A new CBS News poll suggests that while none of the Washington political players gets the approval of a majority of voters for how policymakers are handling the debt-ceiling debate, congressional Republicans fare the worst.
The survey found only 21 percent of respondents approved of the actions of congressional Republicans while 71 percent disapproved.
That compares with President Obama's approval-disapproval ratings of 43 percent versus 48 percent.
For the record, congressional Democrats' approval-disapproval numbers were 31 percent versus 58 percent.
The CBS News survey lined up with a recent Gallup Poll that suggested that more voters support Obama's position that deficit reduction be achieved through a combination of tax revenue boosts and spending cuts instead of just spending cuts alone, which is the current Republican position in the debt-discussions.
The upshot of these polls is that they would appear to give Obama greater, if not decisive, leverage in his talks with congressional Republicans. They allow him to argue, with some justification, that the stage is set for Republicans to receive more of the blame if the unthinkable, a default, happens or a near default causes billions of dollars of losses in the financial markets.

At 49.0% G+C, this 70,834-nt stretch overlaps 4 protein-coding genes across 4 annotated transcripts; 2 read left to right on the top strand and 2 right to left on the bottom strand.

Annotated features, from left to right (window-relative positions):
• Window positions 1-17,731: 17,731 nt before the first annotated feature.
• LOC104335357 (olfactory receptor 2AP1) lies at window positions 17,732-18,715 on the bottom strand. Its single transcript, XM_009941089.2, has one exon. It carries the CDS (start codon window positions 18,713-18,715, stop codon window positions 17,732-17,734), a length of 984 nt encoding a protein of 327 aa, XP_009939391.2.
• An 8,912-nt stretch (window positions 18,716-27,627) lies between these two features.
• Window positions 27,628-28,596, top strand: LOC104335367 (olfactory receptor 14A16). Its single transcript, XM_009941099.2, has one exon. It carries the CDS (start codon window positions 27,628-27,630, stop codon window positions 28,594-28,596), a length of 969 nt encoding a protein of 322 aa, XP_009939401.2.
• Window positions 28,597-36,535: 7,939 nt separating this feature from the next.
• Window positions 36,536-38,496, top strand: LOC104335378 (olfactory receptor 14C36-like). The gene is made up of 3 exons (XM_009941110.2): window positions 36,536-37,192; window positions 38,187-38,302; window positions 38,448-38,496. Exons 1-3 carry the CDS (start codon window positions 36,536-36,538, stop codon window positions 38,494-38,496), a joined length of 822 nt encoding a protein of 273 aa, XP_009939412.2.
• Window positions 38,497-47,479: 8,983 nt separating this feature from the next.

Sen. Mitch McConnell, the Senate minority leader, said as much last week when he warned of how a default would ruin the Republican brand for years to come.
On the other hand, House Republicans are arguably less concerned with where national opinion stands as much as they are with opinion in their congressional districts. That's where they will face primary challenges if they appear to buckle on spending and taxes.
And many of those districts are very conservative and, presumably, would show significantly higher support levels for congressional Republican position than the national results do.
The poll does say that 51 percent of Republicans disapprove of how Republicans have managed the debt-ceiling talks.
But that presumably takes into account Republicans in districts that represent the entire ideological spectrum. It would be interesting to know if the opinion of Republicans in the most conservative districts is closer to the stance we're seeing in the House.